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The Professor's War Against Truth

The opinions expressed by columnists are their own and do not necessarily represent the views of
(AP Photo/Bob Daugherty, File)

Washington -- Here we are, halfway through 2020, and what is the latest finding on the achievements of President Ronald Reagan in office? Well, they come from an Oxford University professor emeritus of politics, so they have a great deal of heft behind them. The professor is one Archie Brown, and he says ... well, he says the same thing that learned professors of history and leading journalists were saying throughout the 1980s. Ronald Reagan was an airhead.


Reagan could not have won the Cold War. He spent his time waltzing around the White House. As the prof says: "He used stories and 'quotations' that came from very unreliable sources or from the recesses of his own mind, often drawing on films he had acted in or seen. ... For Reagan, whether they were actually true or not appeared less important than the part they played in his narrative." Brown, in other words, has not learned anything about Ronald Reagan in the 32 years since the president vacated the White House.

Actually, his assessment of the president sounds very much like that Anthony Lewis and the rest of The New York Times circa the 1980s, or like that of John Kenneth Galbraith. He might even be guilty of plagiarizing from these spouters of the conventional wisdom. But since the spouters of the conventional wisdom turned room temperature, a lot has happened in terms of scholarship on Ronald Reagan.

Diaries of the president, books of his speeches and columns have been published. There are serious works of revisionist history by the likes of H.W. Brands, Steven Hayward, John O'Sullivan and Paul Kengor. All such work refutes Brown's lazy rechauffe. Reagan was well-read and kept up with current events, reading daily The Washington Times and monthly, according to his press spokesman Larry Speakes, The American Spectator. He also wrote competently. Reagan was comfortable with ideas, and even Brown admits that he had read Friedrich Hayek's "The Road to Serfdom." How many other presidents read Hayek, Professor Brown? Actually, I was asked by Reagan in his first administration to put him in contact with writers, and in his second administration, I was asked to hold a dinner for him with writers.


The claim that Reagan was oblivious to ideas or indifferent to ideas is pure bosh. That it can endure today, 32 years after his presidency, is unconscionable. Brown actually compares him unfavorably to Jimmy Carter, the man he swamped in the 1980 election. Carter was the author of the worst economy since the Depression, America's hostage embarrassment in Iran and a failing proxy war with the U.S.S.R. all over the world, from Angola to Afghanistan. Today, Carter is considered the worst president of the modern era, and Brown, apparently, prefers him to the man who won the Cold War and righted our economy.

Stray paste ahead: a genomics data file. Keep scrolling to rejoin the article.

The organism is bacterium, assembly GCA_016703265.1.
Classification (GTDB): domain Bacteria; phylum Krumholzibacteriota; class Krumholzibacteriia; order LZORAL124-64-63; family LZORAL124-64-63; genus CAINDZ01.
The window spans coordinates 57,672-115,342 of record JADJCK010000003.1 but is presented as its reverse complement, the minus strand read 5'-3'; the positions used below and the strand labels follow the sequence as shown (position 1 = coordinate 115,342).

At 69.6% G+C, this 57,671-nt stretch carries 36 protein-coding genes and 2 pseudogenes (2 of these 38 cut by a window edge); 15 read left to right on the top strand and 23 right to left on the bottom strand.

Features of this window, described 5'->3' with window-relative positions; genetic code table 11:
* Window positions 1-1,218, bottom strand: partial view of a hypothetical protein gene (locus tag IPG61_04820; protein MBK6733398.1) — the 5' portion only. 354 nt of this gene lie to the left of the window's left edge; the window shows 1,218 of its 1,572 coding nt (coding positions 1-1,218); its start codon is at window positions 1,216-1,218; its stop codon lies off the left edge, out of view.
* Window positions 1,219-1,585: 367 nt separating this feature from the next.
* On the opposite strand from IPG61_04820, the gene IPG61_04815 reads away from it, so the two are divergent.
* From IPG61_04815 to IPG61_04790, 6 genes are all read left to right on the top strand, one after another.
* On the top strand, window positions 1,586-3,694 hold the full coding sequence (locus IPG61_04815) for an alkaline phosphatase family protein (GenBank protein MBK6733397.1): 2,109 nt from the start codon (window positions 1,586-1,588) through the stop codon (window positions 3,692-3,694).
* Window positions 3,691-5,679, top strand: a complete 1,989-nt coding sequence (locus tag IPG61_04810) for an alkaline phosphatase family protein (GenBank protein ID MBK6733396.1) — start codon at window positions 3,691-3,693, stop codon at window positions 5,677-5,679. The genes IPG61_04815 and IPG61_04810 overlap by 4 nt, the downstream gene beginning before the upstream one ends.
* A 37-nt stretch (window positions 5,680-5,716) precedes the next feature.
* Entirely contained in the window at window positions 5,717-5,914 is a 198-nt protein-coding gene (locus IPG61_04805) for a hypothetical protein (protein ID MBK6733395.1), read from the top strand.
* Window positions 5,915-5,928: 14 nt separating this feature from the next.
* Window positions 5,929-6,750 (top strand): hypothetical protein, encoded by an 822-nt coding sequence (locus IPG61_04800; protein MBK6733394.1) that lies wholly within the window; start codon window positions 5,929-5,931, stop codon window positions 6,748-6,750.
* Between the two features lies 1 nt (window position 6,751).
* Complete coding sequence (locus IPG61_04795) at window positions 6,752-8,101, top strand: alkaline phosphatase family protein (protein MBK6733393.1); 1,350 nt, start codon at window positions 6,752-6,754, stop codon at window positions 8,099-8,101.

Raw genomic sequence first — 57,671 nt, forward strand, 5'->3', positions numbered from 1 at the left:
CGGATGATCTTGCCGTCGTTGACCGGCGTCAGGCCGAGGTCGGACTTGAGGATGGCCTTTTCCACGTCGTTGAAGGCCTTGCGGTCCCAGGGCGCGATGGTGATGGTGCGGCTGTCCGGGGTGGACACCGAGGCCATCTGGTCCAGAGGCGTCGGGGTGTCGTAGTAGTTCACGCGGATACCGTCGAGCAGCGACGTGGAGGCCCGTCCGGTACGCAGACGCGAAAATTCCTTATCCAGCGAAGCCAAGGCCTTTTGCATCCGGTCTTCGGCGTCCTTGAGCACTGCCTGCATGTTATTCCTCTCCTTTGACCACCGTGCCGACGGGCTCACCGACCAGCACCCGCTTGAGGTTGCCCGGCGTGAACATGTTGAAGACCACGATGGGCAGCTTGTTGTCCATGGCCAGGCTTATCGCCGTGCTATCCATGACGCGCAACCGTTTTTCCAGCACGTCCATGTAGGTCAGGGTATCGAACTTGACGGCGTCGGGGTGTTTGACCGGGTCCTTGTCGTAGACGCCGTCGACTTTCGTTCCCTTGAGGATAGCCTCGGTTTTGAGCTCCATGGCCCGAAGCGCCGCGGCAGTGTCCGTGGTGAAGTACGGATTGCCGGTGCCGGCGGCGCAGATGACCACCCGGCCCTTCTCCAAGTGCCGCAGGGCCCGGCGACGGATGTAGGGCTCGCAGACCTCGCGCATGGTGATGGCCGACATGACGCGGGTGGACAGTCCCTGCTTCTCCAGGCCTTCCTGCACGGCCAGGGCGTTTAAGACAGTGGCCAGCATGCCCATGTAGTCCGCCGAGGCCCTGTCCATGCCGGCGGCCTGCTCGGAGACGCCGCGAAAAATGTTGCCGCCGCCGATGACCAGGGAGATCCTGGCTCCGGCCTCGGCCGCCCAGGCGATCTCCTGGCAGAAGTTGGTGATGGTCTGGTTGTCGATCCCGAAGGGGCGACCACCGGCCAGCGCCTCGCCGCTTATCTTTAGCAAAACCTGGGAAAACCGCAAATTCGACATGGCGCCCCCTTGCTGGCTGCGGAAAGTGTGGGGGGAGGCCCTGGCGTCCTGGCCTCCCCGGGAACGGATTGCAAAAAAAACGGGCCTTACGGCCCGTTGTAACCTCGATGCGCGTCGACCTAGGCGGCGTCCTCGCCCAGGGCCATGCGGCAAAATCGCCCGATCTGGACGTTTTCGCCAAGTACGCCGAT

Our Oxford don, whose last book, "The Myth of the Strong Leader," suggests that he probably has problems with the Great Man or Great Woman theory of history, has come up with his candidate for the man who ended the Cold War without firing a shot. He is Mikhail Gorbachev. Why? Well, Gorbachev comes across almost as a "pacifist," according to the historian Andrew Roberts, who reviewed the book in the Wall Street Journal. Gorbachev had, says Brown, "bold leadership," "new ideas" and "formidable powers of persuasion." And, allow me to add, he could count, or at least his generals could count.

Reagan, presumably after conferring with his generals, increased his military budget by $25.8 billion almost overnight. He ordered his secretary of the Navy, John Lehman, to build the 600-ship navy that put the U.S.S.R. on the defensive all around the world. He insisted on going ahead with the Strategic Defense Initiative, also known as "Star Wars," that increased the Soviets' anxiety. Gorbachev's generals counted all this up, noted that their engineers could not even be counted on to machine parts and advised that Moscow throw in the towel. Brown considers this another victory for pacifism. I consider it a victory for peace through strength.


That this Oxford don steadfastly refuses to take into account the last 32 years of research into the life of the man who won the Cold War and revived the American economy is no surprise. The Left can be seen as an energetic producer of lies. The claim that Ronald Reagan was an airhead is a lie. He is one of the great men of the 20th century. A president who changes the course of history in one area is a great leader. A president who changes his country's course both domestically and in foreign affairs is a very great leader. In the 20th century, Franklin D. Roosevelt accomplished this, and Ronald Reagan did, too. Both are very great men. Would a shill like Brown ever expect a conservative such as me to call FDR great? It is unthinkable.

R. Emmett Tyrrell Jr. is founder and editor in chief of The American Spectator. He is a senior fellow at the London Center for Policy Research and the author, most recently, of "The Death of Liberalism," published by Thomas Nelson, Inc. To find out more about R. Emmett Tyrrell Jr. and read features by other Creators Syndicate writers and cartoonists, visit the Creators Syndicate webpage at


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